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Vital Signs

Media Mentions: DMS and DHMC in the news

Among the people and programs coming in for prominent media coverage in recent months was Dartmouth microbiologist David Leib, in the Economist magazine. The article, about bioluminescence, described how Leib had tagged the herpes simplex virus type 1 with a light-producing enzyme, luciferase, and then injected the altered virus into mice. "Suddenly we had the opportunity to track interactions between the virus and the immune system in real time and use far fewer mice," Leib told the Economist.

"In recent years, many cancer centers have been offering Reiki, a form of healing which originated in Japan in the early 1900s," noted the Wall Street Journal. Among the those interviewed for the story was "Deborah Steele, manager of patient and family support services" at Dartmouth's Norris Cotton Cancer Center, who said of Reiki: " 'How it works is a mystery, but we see anecdotally the amount of delight' it brings patients."

Several media outlets recently turned to Dr. Elliott Fisher for insight on health policy issues. In CNN Money, he commented on the future of pay-for-performance initiatives and accountable care organizations (ACOs): " 'If we do it right, doctors should be improving care, but if the payment models are badly implemented, doctors may instead try to skimp on care,' says Fisher . . . who helped develop the idea of ACOs." A week later, in a piece that attempted to decode ACOs, PBS NewsHour reported as follows: "Fisher and other supporters of this idea believe better coordinated care would spell less expense because there would not be so many duplicative tests performed." In addition, Fisher's name popped up in the Milwaukee Journal-Sentinel and the Pittsburgh Post-Gazette.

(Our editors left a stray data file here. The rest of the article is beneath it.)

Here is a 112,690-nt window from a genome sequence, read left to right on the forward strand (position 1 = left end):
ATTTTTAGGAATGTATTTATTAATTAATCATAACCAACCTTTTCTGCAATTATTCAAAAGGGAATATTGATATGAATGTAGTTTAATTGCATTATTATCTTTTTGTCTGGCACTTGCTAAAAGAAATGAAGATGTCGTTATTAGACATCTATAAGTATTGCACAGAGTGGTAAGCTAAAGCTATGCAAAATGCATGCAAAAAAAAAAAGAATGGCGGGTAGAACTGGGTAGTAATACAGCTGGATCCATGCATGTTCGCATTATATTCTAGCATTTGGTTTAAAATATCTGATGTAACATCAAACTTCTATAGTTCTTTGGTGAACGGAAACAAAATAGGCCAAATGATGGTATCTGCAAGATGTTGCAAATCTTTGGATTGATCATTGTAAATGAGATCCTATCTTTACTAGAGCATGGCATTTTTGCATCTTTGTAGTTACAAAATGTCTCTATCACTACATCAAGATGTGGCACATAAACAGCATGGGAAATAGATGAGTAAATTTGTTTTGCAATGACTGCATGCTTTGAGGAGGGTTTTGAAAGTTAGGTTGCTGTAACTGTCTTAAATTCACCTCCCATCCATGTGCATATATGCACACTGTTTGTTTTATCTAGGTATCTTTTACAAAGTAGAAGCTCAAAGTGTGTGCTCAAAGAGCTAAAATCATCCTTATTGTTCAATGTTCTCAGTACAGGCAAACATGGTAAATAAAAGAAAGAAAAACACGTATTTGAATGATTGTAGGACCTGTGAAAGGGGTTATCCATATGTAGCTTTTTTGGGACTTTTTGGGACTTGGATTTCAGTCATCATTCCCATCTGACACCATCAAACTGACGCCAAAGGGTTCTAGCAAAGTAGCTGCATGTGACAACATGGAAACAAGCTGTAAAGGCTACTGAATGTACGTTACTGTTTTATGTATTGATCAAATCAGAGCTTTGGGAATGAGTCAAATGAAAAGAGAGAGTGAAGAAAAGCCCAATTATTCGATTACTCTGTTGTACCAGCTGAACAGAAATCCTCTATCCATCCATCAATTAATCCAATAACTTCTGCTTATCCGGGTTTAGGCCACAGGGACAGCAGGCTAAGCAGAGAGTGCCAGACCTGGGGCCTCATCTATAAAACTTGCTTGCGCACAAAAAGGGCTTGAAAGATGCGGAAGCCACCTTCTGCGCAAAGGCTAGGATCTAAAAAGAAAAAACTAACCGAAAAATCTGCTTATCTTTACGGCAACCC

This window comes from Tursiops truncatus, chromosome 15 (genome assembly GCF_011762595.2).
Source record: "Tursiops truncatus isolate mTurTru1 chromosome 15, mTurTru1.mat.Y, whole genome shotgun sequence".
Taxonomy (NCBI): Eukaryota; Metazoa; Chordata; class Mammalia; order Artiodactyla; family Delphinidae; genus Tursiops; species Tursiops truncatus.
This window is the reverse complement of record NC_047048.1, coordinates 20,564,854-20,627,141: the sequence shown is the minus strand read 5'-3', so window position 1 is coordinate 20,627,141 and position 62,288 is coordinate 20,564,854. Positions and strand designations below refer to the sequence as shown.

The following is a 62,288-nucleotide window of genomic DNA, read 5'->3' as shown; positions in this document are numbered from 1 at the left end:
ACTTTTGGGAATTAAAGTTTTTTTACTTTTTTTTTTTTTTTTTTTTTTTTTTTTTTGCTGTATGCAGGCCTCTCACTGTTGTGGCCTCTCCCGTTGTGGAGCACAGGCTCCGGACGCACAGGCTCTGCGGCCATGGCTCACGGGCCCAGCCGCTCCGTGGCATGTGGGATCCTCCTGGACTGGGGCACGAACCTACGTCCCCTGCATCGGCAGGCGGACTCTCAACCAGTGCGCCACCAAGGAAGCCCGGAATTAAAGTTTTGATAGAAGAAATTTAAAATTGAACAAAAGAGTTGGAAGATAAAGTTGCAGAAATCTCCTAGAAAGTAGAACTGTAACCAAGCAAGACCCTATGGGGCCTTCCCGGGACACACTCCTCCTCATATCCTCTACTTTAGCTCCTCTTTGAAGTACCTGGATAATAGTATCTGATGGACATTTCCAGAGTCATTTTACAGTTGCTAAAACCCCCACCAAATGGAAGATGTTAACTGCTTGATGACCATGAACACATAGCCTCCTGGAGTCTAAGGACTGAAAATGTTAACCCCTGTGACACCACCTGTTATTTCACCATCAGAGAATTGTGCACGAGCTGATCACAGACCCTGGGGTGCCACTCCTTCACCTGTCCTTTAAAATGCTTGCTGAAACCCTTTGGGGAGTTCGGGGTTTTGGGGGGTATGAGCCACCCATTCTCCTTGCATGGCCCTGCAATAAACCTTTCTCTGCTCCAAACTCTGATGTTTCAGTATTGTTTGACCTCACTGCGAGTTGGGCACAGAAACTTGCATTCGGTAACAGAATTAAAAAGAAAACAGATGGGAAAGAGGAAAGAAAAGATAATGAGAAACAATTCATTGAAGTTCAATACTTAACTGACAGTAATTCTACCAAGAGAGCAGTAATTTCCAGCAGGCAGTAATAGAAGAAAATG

PBS NewsHour also covered a Dartmouth Atlas report showing "that elderly Medicare patients are spending fewer days in the hospital at the end of life, but the care they received is more aggressive and expensive." The show consulted "Dr. David Goodman, one of the principal investigators. . . . Goodman said often doctors 'aren't doing a very good job of listening to patients' when very 'robust research' shows most elderly patients do not want intensive treatments at the end of life but would prefer 'to be at home with their families.' "

Another Dartmouth Atlas study, about high rates of prostatectomies in some areas of the United States, caught the attention of a columnist in San Luis Obispo County, Calif. That county has " 'the highest rate of radical prostatectomy in the country . . .' according to Eva Fowler of the Dartmouth Atlas." But " 'do we know for sure that the men in San Luis Obispo . . . were not fully informed? And were not demanding prostatectomies? No, that's a pretty tall order and a very specialized study,' Shannon Brownlee, one of the study's authors, wrote in an e-mail" to the San Luis Obispo Tribune columnist. "But it's a reasonable inference from what we know," Brownlee continued, "that many were not fully informed, and that many were going on what their doctor recommended."

A Dartmouth epidemiologist was recently quoted in several articles about the multigenerational effects of a now-banned drug called diethylstilbestrol (DES), which was used for decades to prevent miscarriages. " 'If [defects] are being transmitted to the third generation—and it's not 100 percent certain that they are—we don't know how that's happening,' said Dr. Linda Titus-Ernstoff" to the wire service Reuters. And in the Boston Globe, she commented on the 1 in 1,000 risk that DES daughters have of developing a rare vaginal cancer. "That's very small, but it's still 40 times greater than the average woman's risk, points out Titus-Ernstoff."

When the Washington Post covered some changes proposed by the nation's organ transplant network—changes that favored younger patients over older patients—the paper sought comment from a Dartmouth transplant surgeon. A "better solution" to maximize the use of healthy kidneys, he suggested, was "to give recipients the option of choosing what donor kidneys to accept. 'Some younger people may accept a donor that is higher risk and may not last as long if they could get it sooner,' said Dr. Richard Freeman, chair of surgery at Dartmouth Medical School. 'It should be more patient-based and less driven by absolute gain in life years.' "

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